Modus Photography | Night Photography Tips that might help your shooting

Night Photography Tips that might help your shooting

June 02, 2016  •  Leave a Comment

What You Need

#1 The number one key element to capturing the night sky, Milky Way, or stars in general is having a dark sky, and I mean the darkest sky possible. Please note, if you can’t see the Milky Way with the naked eye, it will be very hard to capture it any better on camera.

#2 The next equally important step is checking the moon phase. If there is a moon in the sky, by no means will the stars appear to shine as bright. Our moon is much closer than any of the stars seen in the night sky, therefore it appears to shine much brighter. Shooting on nights of the New Moon ensures that the moon is not visible in the sky and that the Milky Way appears as bright as possible.

#3 The third crucial item is a very sturdy tripod, this is one of the steps that many people miss out on and therefore sacrifice the quality of their star shots.

Lens & Camera advice. If you are looking to get into star photography and are not sure what kind of camera or lens to select there are a few pointers to keep in mind. First off, if your wallet is deep enough a full frame camera with a 35mm sensor is the best way to capture the night sky, a medium format camera will also work wonders but comes with an even higher price point

Moving along to lenses there are a few major points that need to be touched on. Having a lens with an aperture of f/3.5 or faster is absolutely necessary for capturing the Milky Way, for star trails it is not at all necessary. Here are a few great lenses that will work wonders on your full or crop sensor camera. I consider the NIkkor 14-24 F/2.8G wide angle lens to be the best star photography lens on the planet, I use it for 95% of my star shots and it never fails. Another yet cheaper option would be the Rokinon 14mm f/2.8 or the Rokinon 24mm f/1.4. I have also been experimenting with my Nikkor 16mm f/2.8 Fisheye which seems to do a fine job less the insane amount of distortion, which at times can look very cool and out of this world.

I currently shoot my night shots with a focal length of 14-24mm, ISO ranging from 3000-5000 (depending on your camera these high settings may increase the noise exponentially) and shutter speed of 30 seconds. Keep in mind, a longer exposure picks up more light, which in turn means you will see stars that are farther and farther away from our planet. On the other hand light sources closer to our planet will appear brighter at longer exposure times. It is key to play around with the Big Three: aperture, ISO, and exposure time until the correct setting is achieved. Each of these settings directly reflects on one another, this being said there are many different combinations that will yield great results. The trick is to find out what works best for you and your camera, there is no right or wrong way to do it, just good and bad results.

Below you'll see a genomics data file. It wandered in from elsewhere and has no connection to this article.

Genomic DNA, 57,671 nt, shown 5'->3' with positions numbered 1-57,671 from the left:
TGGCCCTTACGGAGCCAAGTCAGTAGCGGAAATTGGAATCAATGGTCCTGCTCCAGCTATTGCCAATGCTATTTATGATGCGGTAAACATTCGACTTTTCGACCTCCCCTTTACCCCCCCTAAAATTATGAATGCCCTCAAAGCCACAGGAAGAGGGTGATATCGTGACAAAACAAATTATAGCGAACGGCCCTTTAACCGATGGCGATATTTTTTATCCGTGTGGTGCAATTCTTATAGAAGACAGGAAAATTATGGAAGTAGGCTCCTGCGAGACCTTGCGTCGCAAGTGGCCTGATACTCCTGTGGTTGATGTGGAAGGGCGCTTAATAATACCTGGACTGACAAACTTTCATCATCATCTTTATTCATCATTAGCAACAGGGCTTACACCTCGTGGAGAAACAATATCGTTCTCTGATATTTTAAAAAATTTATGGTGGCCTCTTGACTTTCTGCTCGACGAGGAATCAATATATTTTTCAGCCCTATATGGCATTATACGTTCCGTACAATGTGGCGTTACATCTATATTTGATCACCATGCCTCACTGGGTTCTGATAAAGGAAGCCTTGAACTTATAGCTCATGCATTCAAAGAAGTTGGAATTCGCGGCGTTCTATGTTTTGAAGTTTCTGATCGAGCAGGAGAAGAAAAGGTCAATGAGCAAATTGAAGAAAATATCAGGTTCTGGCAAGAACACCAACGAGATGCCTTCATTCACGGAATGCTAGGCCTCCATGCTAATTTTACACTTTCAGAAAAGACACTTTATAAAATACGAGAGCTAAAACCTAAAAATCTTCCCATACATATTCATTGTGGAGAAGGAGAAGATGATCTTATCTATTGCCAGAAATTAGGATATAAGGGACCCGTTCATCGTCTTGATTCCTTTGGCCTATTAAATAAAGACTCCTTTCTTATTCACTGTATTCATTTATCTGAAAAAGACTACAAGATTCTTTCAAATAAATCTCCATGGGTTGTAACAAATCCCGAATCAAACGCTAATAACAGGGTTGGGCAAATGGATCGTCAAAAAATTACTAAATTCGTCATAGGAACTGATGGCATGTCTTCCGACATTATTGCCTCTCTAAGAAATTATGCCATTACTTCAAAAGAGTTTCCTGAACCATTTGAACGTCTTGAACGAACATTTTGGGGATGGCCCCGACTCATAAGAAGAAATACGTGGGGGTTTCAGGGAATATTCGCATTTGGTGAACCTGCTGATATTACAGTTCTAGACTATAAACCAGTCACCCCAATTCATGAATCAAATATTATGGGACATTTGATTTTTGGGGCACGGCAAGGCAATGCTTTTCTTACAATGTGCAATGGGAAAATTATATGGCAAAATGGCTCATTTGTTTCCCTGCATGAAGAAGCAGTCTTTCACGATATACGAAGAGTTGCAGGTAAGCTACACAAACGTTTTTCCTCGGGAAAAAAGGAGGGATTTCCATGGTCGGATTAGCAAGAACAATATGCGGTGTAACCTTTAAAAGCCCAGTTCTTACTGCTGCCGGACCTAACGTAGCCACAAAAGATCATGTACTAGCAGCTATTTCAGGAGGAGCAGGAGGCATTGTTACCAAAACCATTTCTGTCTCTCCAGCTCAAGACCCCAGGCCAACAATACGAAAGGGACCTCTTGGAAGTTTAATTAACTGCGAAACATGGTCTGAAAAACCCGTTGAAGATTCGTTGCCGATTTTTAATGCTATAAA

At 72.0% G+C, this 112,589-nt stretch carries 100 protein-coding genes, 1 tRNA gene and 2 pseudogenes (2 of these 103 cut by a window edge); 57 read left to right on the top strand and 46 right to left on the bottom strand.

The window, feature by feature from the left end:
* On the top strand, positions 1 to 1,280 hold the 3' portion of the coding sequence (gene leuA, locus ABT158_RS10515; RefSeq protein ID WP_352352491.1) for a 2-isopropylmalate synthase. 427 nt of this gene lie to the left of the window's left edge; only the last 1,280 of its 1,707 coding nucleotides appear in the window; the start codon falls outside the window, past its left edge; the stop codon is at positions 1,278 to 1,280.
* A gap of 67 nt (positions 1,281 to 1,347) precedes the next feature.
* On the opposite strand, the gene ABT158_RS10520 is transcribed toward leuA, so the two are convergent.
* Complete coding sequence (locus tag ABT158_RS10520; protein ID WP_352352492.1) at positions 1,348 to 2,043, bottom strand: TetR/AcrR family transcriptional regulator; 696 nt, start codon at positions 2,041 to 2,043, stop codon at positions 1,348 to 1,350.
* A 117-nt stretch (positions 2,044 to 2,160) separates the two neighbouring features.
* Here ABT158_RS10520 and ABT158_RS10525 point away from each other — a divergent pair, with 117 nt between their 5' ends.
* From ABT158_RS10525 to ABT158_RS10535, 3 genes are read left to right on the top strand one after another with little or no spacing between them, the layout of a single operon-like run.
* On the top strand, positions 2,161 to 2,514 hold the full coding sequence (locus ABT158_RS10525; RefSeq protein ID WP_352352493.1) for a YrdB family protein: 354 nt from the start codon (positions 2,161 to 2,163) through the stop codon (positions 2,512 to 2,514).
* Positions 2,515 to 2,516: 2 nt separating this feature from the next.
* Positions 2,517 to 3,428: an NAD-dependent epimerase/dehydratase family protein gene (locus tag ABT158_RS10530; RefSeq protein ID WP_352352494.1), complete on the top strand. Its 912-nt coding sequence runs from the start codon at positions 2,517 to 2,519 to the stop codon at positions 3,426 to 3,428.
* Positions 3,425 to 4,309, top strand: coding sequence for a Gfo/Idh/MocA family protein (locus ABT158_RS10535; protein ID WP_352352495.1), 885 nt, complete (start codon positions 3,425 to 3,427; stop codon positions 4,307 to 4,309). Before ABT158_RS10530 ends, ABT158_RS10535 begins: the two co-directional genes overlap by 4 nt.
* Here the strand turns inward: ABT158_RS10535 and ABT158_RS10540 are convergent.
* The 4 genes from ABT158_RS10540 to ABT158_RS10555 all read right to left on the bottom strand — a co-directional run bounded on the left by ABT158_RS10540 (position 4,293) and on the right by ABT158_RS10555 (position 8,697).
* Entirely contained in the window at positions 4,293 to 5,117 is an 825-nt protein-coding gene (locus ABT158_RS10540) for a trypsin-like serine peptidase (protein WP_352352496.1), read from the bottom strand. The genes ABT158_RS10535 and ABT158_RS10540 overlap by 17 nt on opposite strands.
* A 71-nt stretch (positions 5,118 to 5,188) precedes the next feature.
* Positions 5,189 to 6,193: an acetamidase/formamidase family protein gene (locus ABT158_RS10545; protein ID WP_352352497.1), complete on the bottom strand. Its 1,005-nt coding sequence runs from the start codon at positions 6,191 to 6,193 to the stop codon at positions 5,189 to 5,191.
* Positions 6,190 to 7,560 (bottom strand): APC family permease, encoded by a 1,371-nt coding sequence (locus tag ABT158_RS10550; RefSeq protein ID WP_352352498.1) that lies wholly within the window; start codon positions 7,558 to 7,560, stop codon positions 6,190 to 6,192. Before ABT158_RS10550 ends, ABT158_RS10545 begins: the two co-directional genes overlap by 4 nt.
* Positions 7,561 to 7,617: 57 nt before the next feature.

Focusing at night can also become difficult. I find it easy to focus at infinity, take a practice shot to see how it looks then adjust focus from there. Usually infinity works just fine.

Post Processing
Lightroom edits. When it comes to post processing star shots I use a few tools, the first being Lightroom 4. Lightroom can be used for basic RAW file conversion, color correction, basic luminosity control, contrast, sharpening and noise reduction. These can all be performed using the simple slider interface that is provided with the program. Experimentation is once again the best way to find the best settings that work for you. I hope this was helpful, Thanks for reading!


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